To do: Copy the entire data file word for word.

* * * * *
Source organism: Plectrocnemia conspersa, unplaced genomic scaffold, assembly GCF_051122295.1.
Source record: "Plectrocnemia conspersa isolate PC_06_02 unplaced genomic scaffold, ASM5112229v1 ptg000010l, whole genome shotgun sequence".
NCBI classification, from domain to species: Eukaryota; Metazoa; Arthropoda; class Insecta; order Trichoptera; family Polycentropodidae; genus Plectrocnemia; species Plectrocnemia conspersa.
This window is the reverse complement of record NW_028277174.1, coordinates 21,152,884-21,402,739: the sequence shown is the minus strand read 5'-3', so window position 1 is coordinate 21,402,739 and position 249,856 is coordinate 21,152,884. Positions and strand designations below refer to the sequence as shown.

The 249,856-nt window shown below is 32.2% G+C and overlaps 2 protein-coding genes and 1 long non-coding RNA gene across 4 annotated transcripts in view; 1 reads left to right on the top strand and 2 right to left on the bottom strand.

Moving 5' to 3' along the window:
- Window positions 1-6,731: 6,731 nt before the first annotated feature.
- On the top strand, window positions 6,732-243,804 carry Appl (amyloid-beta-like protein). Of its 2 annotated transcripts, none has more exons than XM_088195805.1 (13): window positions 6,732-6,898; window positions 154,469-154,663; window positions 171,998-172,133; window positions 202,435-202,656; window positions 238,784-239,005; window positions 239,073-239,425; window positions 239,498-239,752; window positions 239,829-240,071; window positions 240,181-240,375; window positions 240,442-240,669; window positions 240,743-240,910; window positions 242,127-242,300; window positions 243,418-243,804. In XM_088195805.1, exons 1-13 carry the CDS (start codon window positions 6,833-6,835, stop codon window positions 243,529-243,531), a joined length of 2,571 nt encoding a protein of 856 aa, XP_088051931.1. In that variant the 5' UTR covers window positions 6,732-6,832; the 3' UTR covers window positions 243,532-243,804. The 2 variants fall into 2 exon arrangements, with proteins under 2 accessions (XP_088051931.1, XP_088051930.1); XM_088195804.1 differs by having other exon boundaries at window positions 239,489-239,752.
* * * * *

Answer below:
Source organism: Plectrocnemia conspersa, unplaced genomic scaffold, assembly GCF_051122295.1.
Source record: "Plectrocnemia conspersa isolate PC_06_02 unplaced genomic scaffold, ASM5112229v1 ptg000010l, whole genome shotgun sequence".
NCBI classification, from domain to species: Eukaryota; Metazoa; Arthropoda; class Insecta; order Trichoptera; family Polycentropodidae; genus Plectrocnemia; species Plectrocnemia conspersa.
This window is the reverse complement of record NW_028277174.1, coordinates 21,152,884-21,402,739: the sequence shown is the minus strand read 5'-3', so window position 1 is coordinate 21,402,739 and position 249,856 is coordinate 21,152,884. Positions and strand designations below refer to the sequence as shown.

The 249,856-nt window shown below is 32.2% G+C and overlaps 2 protein-coding genes and 1 long non-coding RNA gene across 4 annotated transcripts in view; 1 reads left to right on the top strand and 2 right to left on the bottom strand.

Moving 5' to 3' along the window:
- Window positions 1-6,731: 6,731 nt before the first annotated feature.
- On the top strand, window positions 6,732-243,804 carry Appl (amyloid-beta-like protein). Of its 2 annotated transcripts, none has more exons than XM_088195805.1 (13): window positions 6,732-6,898; window positions 154,469-154,663; window positions 171,998-172,133; window positions 202,435-202,656; window positions 238,784-239,005; window positions 239,073-239,425; window positions 239,498-239,752; window positions 239,829-240,071; window positions 240,181-240,375; window positions 240,442-240,669; window positions 240,743-240,910; window positions 242,127-242,300; window positions 243,418-243,804. In XM_088195805.1, exons 1-13 carry the CDS (start codon window positions 6,833-6,835, stop codon window positions 243,529-243,531), a joined length of 2,571 nt encoding a protein of 856 aa, XP_088051931.1. In that variant the 5' UTR covers window positions 6,732-6,832; the 3' UTR covers window positions 243,532-243,804. The 2 variants fall into 2 exon arrangements, with proteins under 2 accessions (XP_088051931.1, XP_088051930.1); XM_088195804.1 differs by having other exon boundaries at window positions 239,489-239,752.